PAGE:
British immigration requirements
The British Government welcomes people from overseas who wish to study and train in the United Kingdom.
This article explains: the UK Immigration Rules for overseas students; when an entry clearance is needed; what is an entry clearance; which nationals must have an entry clearance; how to apply for an entry clearance. This is only a brief guide and does not cover all the rules for immigration entry.
What is an entry clearance?
A United Kingdom entry clearance is a visa or an entry certificate which you apply for before you travel to the United Kingdom. Even when you hold an entry clearance you will still need to pass through immigration control at the United Kingdom port of entry, eg Heathrow or Gatwick. But if you are holding an entry clearance you will not be refused permission to entry the United Kingdom unless there has been some change in your circumstances or you gave false information or did not disclose important facts when you obtained the entry clearance. Holders of entry clearances may also be refused on medical grounds, if they have a criminal record, if they are subject to a deportation order or if there are other exceptional reasons why they should not be admitted.
When you arrive in the United Kingdom, you may be questioned by an Immigration Officer so take all relevant documents in your hand luggage.
Do I need an entry clearance?
If you are a national of one of the countries listed on the right or if you are stateless or hold a non-national travel document or a passport issued by an authority not recognised by the UK you must have a valid UK visa on each occasion you enter the UK, unless you qualify for exemption. It is not possible to switch from visitor to student status once in the UK. You must therefore have the correct visa before you travel.
Other nationals do not have to have prior entry clearance to study in the UK. However, you will have to satisfy the immigration officer on arrival in the UK that you qualify for entry. If you are in any doubt about your eligibility you are advised to apply for an entry clearance before you travel.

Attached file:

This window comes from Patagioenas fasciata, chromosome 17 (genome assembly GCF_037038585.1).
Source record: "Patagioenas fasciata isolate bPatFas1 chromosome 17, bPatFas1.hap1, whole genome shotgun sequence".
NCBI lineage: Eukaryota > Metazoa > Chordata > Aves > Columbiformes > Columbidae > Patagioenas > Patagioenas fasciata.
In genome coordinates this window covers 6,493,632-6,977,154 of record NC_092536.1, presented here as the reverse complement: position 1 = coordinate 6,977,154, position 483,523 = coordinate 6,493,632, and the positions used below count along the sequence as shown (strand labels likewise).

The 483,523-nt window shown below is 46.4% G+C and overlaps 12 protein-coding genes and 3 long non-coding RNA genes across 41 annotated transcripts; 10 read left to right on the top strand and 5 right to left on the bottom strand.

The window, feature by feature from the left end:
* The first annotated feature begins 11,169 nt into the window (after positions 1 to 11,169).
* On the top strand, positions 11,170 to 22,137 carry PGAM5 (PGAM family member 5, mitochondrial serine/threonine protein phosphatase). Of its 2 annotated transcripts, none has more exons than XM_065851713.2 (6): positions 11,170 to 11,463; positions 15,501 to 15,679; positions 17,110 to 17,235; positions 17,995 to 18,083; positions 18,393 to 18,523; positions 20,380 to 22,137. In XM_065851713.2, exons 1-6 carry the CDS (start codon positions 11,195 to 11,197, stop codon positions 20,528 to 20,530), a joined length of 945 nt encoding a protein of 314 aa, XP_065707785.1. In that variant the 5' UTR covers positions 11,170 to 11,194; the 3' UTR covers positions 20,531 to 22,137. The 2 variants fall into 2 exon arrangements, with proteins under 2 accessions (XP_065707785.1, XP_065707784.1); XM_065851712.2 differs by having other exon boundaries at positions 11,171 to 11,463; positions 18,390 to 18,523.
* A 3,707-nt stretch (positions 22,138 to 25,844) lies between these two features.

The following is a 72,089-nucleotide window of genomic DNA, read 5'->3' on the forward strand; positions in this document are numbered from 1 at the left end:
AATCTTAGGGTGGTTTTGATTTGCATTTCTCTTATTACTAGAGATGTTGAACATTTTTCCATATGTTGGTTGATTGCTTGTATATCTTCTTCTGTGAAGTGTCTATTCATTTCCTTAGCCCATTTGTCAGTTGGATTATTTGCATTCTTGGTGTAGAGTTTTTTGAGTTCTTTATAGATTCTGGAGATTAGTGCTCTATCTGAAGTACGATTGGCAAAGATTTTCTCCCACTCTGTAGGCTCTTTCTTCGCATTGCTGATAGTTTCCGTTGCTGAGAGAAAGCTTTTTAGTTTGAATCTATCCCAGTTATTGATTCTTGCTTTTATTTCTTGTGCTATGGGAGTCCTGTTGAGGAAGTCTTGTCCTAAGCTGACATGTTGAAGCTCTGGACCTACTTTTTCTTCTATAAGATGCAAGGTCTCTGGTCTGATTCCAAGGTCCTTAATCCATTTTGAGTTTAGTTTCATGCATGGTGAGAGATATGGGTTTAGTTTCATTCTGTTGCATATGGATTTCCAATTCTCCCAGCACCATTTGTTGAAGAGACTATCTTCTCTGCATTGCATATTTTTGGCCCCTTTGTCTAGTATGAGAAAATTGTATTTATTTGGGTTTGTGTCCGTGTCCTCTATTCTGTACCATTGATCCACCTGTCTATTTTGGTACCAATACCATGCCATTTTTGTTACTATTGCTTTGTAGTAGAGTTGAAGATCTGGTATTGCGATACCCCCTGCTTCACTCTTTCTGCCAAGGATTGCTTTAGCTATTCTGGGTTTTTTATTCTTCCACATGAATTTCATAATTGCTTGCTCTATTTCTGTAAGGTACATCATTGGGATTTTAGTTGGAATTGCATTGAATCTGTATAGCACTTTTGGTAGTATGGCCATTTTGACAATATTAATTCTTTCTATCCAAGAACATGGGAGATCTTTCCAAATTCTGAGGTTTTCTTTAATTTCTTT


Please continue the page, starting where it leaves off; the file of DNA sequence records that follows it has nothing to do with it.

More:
You must be able to support and accommodate yourself and any dependants and pay for your studies without working in the UK and without recourse to public funds. It is acceptable for support and accommodation and the cost of your studies to be provided by relatives or friends in the UK. It is not necessary to have finalised your arrangements but you must intend to study at a university, a college of further education, independent school or other genuine private educational institution. You must also be able to follow your intended course.
Your course of study should occupy the whole or a substantial part of your time (as a general rule at least 15 hours a week organised day-time study of a single subject or of directly related subjects leading to a particular qualification). You must intend to leave the UK when your studies are completed.
How to apply for a student entry clearance.
If you wish to apply for an entry clearance you should fill in form IM2A (and related forms if applicable) which you can get free of charge from the nearest British Mission offering an entry clearance service. You should check with the Mission whether or not they are able to process student applications, if they cannot they will advise you where to apply.
Your application form may be submitted by hand or by post together with:
* In certain countries it may be inadvisable to send your passport through the post.
Fees must be paid in local currency (ie the currency of the country in which the British Mission is located). You should not send cash through the post, but bank drafts, postal or money orders payable to the Mission may be enclosed. The entry clearance officer may then be able to decide your application without further enquiries. However, you might have to attend an interview. In addition to the documents listed above you may be asked for:
You should not buy a ticket or pay all or part of the cost of a course of studies if delay or refusal of your application will result in financial loss. The entry clearance officer may ask you for other documents: production of those listed above does not guarantee that entry clearance will be issued. If in doubt, you can obtain advice from the nearest British Mission.
While every care has been taken in preparing this information it is intended only for general guidance, and may, in certain circumstances, have been overtaken by events. Her Majesty’s Government cannot accep liability for any loss or damage arising in respect of any statement contained in this article. Applicants should always clarify their position with The British Mission before travelling.
UK Visas required for nationals of:
Information supplied by: The Foreign and Commonwealth Office, Migration and Visa Division, London